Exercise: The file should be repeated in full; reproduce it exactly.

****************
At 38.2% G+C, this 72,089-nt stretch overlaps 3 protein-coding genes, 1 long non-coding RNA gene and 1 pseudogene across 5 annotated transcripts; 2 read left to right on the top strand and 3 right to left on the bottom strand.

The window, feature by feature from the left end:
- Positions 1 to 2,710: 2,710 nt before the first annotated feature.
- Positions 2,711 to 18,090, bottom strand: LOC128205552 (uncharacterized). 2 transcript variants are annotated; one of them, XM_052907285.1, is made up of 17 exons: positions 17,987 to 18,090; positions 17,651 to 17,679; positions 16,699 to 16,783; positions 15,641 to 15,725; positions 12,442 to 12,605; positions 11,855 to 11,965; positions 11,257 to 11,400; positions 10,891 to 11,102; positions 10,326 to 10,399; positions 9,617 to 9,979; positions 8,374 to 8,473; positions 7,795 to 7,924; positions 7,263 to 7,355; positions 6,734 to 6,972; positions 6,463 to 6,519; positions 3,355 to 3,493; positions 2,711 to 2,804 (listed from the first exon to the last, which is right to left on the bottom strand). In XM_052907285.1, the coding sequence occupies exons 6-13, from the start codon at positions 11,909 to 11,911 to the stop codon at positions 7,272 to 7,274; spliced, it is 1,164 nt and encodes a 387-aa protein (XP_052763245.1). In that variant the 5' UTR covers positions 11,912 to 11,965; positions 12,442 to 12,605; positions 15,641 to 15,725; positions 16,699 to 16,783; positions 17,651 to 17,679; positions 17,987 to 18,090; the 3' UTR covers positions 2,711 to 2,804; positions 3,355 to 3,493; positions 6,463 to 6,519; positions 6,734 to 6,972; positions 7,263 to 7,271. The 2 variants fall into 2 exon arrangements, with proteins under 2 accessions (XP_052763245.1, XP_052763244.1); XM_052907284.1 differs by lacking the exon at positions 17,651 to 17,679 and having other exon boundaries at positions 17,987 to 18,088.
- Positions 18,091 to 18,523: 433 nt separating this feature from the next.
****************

At 38.2% G+C, this 72,089-nt stretch overlaps 3 protein-coding genes, 1 long non-coding RNA gene and 1 pseudogene across 5 annotated transcripts; 2 read left to right on the top strand and 3 right to left on the bottom strand.

The window, feature by feature from the left end:
- Positions 1 to 2,710: 2,710 nt before the first annotated feature.
- Positions 2,711 to 18,090, bottom strand: LOC128205552 (uncharacterized). 2 transcript variants are annotated; one of them, XM_052907285.1, is made up of 17 exons: positions 17,987 to 18,090; positions 17,651 to 17,679; positions 16,699 to 16,783; positions 15,641 to 15,725; positions 12,442 to 12,605; positions 11,855 to 11,965; positions 11,257 to 11,400; positions 10,891 to 11,102; positions 10,326 to 10,399; positions 9,617 to 9,979; positions 8,374 to 8,473; positions 7,795 to 7,924; positions 7,263 to 7,355; positions 6,734 to 6,972; positions 6,463 to 6,519; positions 3,355 to 3,493; positions 2,711 to 2,804 (listed from the first exon to the last, which is right to left on the bottom strand). In XM_052907285.1, the coding sequence occupies exons 6-13, from the start codon at positions 11,909 to 11,911 to the stop codon at positions 7,272 to 7,274; spliced, it is 1,164 nt and encodes a 387-aa protein (XP_052763245.1). In that variant the 5' UTR covers positions 11,912 to 11,965; positions 12,442 to 12,605; positions 15,641 to 15,725; positions 16,699 to 16,783; positions 17,651 to 17,679; positions 17,987 to 18,090; the 3' UTR covers positions 2,711 to 2,804; positions 3,355 to 3,493; positions 6,463 to 6,519; positions 6,734 to 6,972; positions 7,263 to 7,271. The 2 variants fall into 2 exon arrangements, with proteins under 2 accessions (XP_052763245.1, XP_052763244.1); XM_052907284.1 differs by lacking the exon at positions 17,651 to 17,679 and having other exon boundaries at positions 17,987 to 18,088.
- Positions 18,091 to 18,523: 433 nt separating this feature from the next.